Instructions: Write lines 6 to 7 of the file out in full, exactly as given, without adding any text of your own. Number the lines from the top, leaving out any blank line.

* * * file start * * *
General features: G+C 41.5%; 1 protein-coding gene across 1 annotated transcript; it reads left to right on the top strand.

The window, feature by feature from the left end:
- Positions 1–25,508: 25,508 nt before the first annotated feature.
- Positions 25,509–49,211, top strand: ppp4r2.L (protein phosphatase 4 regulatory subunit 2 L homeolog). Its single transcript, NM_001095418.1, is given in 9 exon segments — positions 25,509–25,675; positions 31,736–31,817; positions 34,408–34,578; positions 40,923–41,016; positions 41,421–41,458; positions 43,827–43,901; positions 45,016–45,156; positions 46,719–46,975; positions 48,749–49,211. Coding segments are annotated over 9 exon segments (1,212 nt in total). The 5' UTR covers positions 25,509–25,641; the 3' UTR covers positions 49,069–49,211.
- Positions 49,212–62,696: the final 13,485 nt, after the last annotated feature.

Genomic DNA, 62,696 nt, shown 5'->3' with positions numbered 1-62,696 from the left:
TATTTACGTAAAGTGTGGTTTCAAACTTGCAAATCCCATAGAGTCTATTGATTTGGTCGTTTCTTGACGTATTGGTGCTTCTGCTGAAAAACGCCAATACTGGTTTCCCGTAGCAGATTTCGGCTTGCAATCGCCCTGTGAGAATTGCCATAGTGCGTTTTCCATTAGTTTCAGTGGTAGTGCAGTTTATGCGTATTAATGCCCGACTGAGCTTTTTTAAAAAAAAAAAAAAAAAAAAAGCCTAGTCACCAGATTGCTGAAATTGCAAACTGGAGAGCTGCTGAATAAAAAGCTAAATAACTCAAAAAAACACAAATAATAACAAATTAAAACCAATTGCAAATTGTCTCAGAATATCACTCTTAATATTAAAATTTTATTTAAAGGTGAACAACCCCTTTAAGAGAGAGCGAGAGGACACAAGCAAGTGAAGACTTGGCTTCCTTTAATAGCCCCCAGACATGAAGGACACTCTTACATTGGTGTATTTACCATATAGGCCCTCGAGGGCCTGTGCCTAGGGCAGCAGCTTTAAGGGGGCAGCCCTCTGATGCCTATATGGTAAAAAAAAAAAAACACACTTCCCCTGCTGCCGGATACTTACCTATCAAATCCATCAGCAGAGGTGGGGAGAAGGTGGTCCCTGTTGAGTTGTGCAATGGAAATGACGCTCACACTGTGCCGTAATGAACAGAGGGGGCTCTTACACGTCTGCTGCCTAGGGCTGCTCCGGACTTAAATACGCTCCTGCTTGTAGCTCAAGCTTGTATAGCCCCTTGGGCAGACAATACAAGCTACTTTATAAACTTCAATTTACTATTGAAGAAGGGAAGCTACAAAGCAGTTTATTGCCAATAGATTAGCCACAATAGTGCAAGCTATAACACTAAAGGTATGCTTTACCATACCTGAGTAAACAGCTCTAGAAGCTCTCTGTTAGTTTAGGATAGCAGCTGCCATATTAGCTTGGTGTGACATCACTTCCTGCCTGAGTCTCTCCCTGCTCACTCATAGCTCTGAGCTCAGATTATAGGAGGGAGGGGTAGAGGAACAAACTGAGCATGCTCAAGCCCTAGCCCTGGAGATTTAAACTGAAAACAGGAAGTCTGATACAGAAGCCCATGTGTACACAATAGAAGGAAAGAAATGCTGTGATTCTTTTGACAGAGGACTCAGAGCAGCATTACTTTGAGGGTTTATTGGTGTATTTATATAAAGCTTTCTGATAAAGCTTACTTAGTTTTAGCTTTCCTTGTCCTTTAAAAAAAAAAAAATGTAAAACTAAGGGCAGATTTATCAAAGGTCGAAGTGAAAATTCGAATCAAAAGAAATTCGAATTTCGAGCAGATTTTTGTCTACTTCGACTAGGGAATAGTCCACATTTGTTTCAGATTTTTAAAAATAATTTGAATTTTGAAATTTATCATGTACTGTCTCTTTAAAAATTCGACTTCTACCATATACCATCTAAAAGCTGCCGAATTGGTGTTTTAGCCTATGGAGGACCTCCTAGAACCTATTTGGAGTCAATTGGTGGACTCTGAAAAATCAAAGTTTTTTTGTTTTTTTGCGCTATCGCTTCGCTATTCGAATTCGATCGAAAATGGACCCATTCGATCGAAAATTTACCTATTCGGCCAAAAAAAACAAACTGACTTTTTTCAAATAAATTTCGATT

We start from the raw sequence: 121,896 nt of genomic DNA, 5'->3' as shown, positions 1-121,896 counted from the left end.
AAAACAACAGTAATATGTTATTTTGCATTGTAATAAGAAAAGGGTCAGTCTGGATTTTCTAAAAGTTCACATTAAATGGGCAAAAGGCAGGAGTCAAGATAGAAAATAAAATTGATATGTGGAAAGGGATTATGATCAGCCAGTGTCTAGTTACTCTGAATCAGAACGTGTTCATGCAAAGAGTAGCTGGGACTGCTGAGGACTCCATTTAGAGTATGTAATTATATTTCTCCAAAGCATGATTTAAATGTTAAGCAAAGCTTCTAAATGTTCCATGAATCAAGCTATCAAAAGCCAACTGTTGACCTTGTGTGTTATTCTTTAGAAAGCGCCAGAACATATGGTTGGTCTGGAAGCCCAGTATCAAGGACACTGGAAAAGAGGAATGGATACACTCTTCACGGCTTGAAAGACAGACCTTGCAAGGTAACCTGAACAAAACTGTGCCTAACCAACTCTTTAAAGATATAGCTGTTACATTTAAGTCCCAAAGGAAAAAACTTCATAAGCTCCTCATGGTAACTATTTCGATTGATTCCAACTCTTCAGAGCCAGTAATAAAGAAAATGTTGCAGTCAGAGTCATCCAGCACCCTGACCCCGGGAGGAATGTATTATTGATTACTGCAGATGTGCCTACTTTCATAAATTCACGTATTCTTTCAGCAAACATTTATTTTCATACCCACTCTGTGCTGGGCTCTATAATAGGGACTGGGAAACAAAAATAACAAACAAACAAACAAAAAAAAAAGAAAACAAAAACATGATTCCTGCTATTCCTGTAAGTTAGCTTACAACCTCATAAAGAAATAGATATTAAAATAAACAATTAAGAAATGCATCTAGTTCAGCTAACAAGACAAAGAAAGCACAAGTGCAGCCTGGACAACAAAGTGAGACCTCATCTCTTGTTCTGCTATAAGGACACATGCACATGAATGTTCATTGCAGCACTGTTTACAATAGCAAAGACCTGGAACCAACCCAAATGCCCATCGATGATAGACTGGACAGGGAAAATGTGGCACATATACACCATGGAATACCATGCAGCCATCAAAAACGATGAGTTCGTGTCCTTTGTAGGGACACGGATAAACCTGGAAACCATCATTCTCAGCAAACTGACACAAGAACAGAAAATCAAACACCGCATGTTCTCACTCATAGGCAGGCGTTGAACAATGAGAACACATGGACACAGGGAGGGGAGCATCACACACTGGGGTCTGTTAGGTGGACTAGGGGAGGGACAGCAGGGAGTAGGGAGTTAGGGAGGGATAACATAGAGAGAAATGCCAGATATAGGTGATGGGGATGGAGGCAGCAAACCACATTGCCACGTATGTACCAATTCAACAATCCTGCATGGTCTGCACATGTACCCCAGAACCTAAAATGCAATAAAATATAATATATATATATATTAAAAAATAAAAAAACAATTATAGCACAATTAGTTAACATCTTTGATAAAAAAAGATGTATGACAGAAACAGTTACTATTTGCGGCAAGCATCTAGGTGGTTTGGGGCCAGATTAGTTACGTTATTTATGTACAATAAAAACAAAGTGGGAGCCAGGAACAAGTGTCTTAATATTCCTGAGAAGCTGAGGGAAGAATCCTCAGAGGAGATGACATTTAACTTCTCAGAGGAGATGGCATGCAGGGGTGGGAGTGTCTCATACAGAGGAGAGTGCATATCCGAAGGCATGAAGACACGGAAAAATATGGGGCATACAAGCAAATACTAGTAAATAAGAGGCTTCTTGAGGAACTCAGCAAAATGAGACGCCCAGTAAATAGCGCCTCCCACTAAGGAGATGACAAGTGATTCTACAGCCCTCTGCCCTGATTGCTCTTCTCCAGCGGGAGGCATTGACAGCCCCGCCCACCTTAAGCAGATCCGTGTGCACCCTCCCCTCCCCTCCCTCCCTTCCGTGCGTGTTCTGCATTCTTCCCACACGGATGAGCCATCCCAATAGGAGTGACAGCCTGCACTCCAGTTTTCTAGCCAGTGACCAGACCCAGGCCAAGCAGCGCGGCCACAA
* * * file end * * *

Genomic DNA, 62,696 nt, shown 5'->3' with positions numbered 1-62,696 from the left:
TATTTACGTAAAGTGTGGTTTCAAACTTGCAAATCCCATAGAGTCTATTGATTTGGTCGTTTCTTGACGTATTGGTGCTTCTGCTGAAAAACGCCAATACTGGTTTCCCGTAGCAGATTTCGGCTTGCAATCGCCCTGTGAGAATTGCCATAGTGCGTTTTCCATTAGTTTCAGTGGTAGTGCAGTTTATGCGTATTAATGCCCGACTGAGCTTTTTTAAAAAAAAAAAAAAAAAAAAAGCCTAGTCACCAGATTGCTGAAATTGCAAACTGGAGAGCTGCTGAATAAAAAGCTAAATAACTCAAAAAAACACAAATAATAACAAATTAAAACCAATTGCAAATTGTCTCAGAATATCACTCTTAATATTAAAATTTTATTTAAAGGTGAACAACCCCTTTAAGAGAGAGCGAGAGGACACAAGCAAGTGAAGACTTGGCTTCCTTTAATAGCCCCCAGACATGAAGGACACTCTTACATTGGTGTATTTACCATATAGGCCCTCGAGGGCCTGTGCCTAGGGCAGCAGCTTTAAGGGGGCAGCCCTCTGATGCCTATATGGTAAAAAAAAAAAAACACACTTCCCCTGCTGCCGGATACTTACCTATCAAATCCATCAGCAGAGGTGGGGAGAAGGTGGTCCCTGTTGAGTTGTGCAATGGAAATGACGCTCACACTGTGCCGTAATGAACAGAGGGGGCTCTTACACGTCTGCTGCCTAGGGCTGCTCCGGACTTAAATACGCTCCTGCTTGTAGCTCAAGCTTGTATAGCCCCTTGGGCAGACAATACAAGCTACTTTATAAACTTCAATTTACTATTGAAGAAGGGAAGCTACAAAGCAGTTTATTGCCAATAGATTAGCCACAATAGTGCAAGCTATAACACTAAAGGTATGCTTTACCATACCTGAGTAAACAGCTCTAGAAGCTCTCTGTTAGTTTAGGATAGCAGCTGCCATATTAGCTTGGTGTGACATCACTTCCTGCCTGAGTCTCTCCCTGCTCACTCATAGCTCTGAGCTCAGATTATAGGAGGGAGGGGTAGAGGAACAAACTGAGCATGCTCAAGCCCTAGCCCTGGAGATTTAAACTGAAAACAGGAAGTCTGATACAGAAGCCCATGTGTACACAATAGAAGGAAAGAAATGCTGTGATTCTTTTGACAGAGGACTCAGAGCAGCATTACTTTGAGGGTTTATTGGTGTATTTATATAAAGCTTTCTGATAAAGCTTACTTAGTTTTAGCTTTCCTTGTCCTTTAAAAAAAAAAAAATGTAAAACTAAGGGCAGATTTATCAAAGGTCGAAGTGAAAATTCGAATCAAAAGAAATTCGAATTTCGAGCAGATTTTTGTCTACTTCGACTAGGGAATAGTCCACATTTGTTTCAGATTTTTAAAAATAATTTGAATTTTGAAATTTATCATGTACTGTCTCTTTAAAAATTCGACTTCTACCATATACCATCTAAAAGCTGCCGAATTGGTGTTTTAGCCTATGGAGGACCTCCTAGAACCTATTTGGAGTCAATTGGTGGACTCTGAAAAATCAAAGTTTTTTTGTTTTTTTGCGCTATCGCTTCGCTATTCGAATTCGATCGAAAATGGACCCATTCGATCGAAAATTTACCTATTCGGCCAAAAAAAACAAACTGACTTTTTTCAAATAAATTTCGATT